From Our 2014 Archives
MERS FAQ: What You Need to Know
The First U.S. Case of Middle East Respiratory Syndrome Has Been Diagnosed
By Kathleen Doheny
Reviewed by Arefa Cassoobhoy, MD, MPH
May 5, 2014 -- The deadly respiratory virus known as MERS is now in the U.S.
The virus, which first surfaced in Saudi Arabia in 2012, has mostly been found in the Middle East. It is a close cousin of the deadly SARS (severe acute respiratory syndrome) virus that infected more than 8,000 people worldwide in 2003, killing 774. Unlike SARS, MERS does not appear to spread that easily from person to person.
Here are answers to the most frequently asked questions about MERS.
What is MERS?
MERS, or Middle East respiratory syndrome, is an illness caused by a virus called a coronavirus. It is also sometimes referred to as MERS-CoV, for Middle East respiratory syndrome coronavirus. It is in the same family as the SARS virus.
Coronaviruses are common globally, the CDC says. Five different types can make people sick. They also infect animals.
Although some coronaviruses cause mild to moderate upper respiratory illness, MERS, like SARS, can cause severe illness and death.
What are the symptoms of MERS?
How common is MERS?
To date, 401 cases of MERS have been confirmed in 12 countries, the CDC reported Friday. Of those, 93 people have died.
How is it treated?
There is no cure for MERS. But doctors can treat the patient's symptoms.
How is MERS spread? How contagious is it?
Officials say it most often spreads between people who are in close contact. Infected patients, for instance, have spread the virus to health care workers. The virus does not appear to spread easily among people in public settings, such as a shopping mall.
Anne Schuchat, MD, director of National Center for Immunizations and Respiratory Diseases at the CDC, said the infected U.S. man is "a very low risk" to the general public.
Where has it been found?
In addition to Saudi Arabia, five countries have laboratory-confirmed MERS cases, the CDC says. These are:
Plus, six countries have travel-associated cases. These people traveled to the six countries where MERS is found. These countries are:
Where did this virus come from?
Public health officials believe it came from an animal source but are still doing research. The virus has been found in camels in Qatar, Egypt, and Saudi Arabia. It's also been found in a bat in Saudi Arabia. But officials can't say for sure if camels are the source of the virus. For now, they say that camels, bats, and other animals may play a role in where the virus comes from and how it spreads.
Is there a vaccine?
No vaccine is available. The CDC is talking about creating one.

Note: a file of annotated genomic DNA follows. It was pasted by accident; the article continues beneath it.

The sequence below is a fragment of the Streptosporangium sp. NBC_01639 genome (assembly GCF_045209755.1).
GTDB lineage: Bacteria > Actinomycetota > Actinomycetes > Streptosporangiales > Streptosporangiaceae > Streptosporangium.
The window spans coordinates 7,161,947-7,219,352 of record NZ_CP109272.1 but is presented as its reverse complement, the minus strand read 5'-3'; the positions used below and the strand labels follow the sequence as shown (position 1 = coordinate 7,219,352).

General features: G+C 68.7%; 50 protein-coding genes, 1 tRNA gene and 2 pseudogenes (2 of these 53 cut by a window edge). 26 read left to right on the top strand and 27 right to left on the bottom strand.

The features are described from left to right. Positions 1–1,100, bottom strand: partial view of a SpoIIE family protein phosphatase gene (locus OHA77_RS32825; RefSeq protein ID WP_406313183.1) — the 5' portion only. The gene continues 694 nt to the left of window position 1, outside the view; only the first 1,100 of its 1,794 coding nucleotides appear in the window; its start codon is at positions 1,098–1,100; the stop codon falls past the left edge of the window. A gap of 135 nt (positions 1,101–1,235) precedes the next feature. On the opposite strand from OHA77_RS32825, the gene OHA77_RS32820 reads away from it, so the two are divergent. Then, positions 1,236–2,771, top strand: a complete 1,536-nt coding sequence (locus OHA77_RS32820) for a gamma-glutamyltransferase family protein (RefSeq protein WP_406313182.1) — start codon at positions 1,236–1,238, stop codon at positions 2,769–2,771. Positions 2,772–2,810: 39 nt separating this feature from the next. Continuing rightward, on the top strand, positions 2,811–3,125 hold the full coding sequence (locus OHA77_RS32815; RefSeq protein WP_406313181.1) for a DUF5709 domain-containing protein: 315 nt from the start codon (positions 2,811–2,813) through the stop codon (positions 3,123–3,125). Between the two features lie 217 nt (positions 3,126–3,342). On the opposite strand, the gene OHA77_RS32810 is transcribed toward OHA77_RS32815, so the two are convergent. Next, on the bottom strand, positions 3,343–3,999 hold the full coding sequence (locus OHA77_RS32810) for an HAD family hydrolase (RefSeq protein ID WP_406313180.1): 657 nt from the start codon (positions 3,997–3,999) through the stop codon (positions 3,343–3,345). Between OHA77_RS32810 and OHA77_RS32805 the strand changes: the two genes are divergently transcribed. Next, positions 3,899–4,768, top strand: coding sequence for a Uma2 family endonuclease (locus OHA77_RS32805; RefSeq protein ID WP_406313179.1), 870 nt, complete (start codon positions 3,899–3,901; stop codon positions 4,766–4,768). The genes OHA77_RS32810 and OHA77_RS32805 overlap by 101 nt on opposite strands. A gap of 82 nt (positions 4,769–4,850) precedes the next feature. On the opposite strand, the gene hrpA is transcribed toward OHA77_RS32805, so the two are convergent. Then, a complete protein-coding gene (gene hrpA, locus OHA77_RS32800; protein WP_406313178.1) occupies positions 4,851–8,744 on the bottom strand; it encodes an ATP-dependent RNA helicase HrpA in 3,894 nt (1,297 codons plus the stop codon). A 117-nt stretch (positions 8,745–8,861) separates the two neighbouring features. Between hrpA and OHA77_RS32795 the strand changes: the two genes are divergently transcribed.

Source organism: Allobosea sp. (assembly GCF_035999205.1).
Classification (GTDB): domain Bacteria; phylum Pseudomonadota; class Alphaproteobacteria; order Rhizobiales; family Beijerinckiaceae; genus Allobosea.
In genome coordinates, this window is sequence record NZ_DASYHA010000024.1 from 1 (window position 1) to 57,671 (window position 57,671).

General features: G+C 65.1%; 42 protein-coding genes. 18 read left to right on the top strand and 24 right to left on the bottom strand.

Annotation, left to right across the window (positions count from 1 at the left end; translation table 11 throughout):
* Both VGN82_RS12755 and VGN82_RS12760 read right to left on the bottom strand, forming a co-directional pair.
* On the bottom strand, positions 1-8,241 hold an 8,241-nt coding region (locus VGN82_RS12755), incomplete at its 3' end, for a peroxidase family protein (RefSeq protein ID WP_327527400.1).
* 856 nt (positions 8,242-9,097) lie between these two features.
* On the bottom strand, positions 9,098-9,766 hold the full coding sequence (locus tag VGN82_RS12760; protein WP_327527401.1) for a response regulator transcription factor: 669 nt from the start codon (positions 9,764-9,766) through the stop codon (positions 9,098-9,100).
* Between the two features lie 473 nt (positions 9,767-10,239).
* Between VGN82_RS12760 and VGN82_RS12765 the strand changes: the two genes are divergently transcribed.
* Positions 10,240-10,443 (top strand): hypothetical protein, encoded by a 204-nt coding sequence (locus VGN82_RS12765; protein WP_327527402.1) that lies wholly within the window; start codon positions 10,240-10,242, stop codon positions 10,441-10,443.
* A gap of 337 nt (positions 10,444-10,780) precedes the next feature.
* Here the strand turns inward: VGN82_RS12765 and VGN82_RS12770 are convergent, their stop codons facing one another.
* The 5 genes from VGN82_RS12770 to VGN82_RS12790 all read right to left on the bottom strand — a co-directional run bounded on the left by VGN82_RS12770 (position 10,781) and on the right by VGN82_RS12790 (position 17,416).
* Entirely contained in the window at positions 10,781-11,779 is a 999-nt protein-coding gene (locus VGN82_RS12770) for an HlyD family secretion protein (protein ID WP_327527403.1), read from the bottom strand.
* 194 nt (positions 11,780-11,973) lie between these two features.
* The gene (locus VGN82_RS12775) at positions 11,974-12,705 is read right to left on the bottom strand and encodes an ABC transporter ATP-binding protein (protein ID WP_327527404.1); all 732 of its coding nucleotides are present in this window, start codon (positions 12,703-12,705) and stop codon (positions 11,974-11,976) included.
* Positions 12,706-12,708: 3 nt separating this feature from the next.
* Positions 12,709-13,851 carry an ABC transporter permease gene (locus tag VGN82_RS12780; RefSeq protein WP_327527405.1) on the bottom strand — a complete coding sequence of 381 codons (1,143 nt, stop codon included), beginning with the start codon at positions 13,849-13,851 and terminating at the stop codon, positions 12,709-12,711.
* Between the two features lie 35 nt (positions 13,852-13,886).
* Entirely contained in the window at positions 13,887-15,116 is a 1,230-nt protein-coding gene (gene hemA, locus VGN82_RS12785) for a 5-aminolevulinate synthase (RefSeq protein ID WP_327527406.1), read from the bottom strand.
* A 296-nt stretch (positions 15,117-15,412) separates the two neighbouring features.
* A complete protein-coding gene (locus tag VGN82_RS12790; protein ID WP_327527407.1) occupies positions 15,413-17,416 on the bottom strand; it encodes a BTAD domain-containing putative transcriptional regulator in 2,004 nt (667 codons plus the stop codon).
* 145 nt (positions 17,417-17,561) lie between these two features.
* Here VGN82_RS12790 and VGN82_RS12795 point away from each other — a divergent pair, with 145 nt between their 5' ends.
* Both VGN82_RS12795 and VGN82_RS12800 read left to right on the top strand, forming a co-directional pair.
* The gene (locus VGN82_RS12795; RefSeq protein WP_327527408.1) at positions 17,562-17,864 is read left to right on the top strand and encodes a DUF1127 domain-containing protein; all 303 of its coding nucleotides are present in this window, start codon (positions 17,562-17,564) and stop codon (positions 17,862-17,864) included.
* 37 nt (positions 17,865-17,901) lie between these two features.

Is anyone more susceptible to the virus?
The virus is more dangerous for people with pre-existing conditions or problems with their immune systems.
What can travelers do?
The CDC is not advising that people change their travel plans due to MERS. But it does suggest that people traveling to countries with MERS watch their health, wash their hands often, and avoid people who are sick.
Adults should help young children thoroughly wash their hands. Alcohol-based hand sanitizer is a good substitute if soap and water are not at hand.
Travelers who recently went to countries where MERS has been found should watch their health when they return. If the typical symptoms -- cough, shortness of breath, and fever -- develop within 14 days of travel to a country that has had MERS cases, travelers should contact their doctor and discuss their recent travel.
What else is known about the first confirmed U.S. case?
The man, an American citizen, is a health care worker who was working in Riyadh, Saudi Arabia. Officials are not sure if he got the virus through his hospital work. He traveled from Riyadh to London, England. He then went from London to Chicago and took a bus from Chicago to Indiana on April 24. Three days later, he noticed symptoms and went to the emergency room of an Indiana hospital on April 28. The patient is now in isolation at Community Hospital in Munster. He is doing well and will likely be discharged soon, a hospital spokesman says. He will remain in isolation at home.
What is the CDC doing to prevent the spread of MERS in the U.S.?
The CDC will be getting in touch with passengers who were on the same plane and bus as the infected health care worker. They are also watching health care workers who came in contact with the patient. All have been restricted to their homes. All 50 of these workers have tested negative for the virus, the hospital spokesman says.
WebMD News Editor Valarie Basheda contributed to this story.
SOURCES: News release, CDC. CDC: "Coronavirus. Frequently Asked Questions." News release, Indiana State Department of Health. CDC: "Severe Acute Respiratory Syndrome Fact Sheet." CDC news conference, May 2, 2014. Chicago Tribune: "Health officials to hold briefing today on first U.S. MERS case." Alan Kumar, MD, chief medical information officer, Community Hospital, Munster, IN.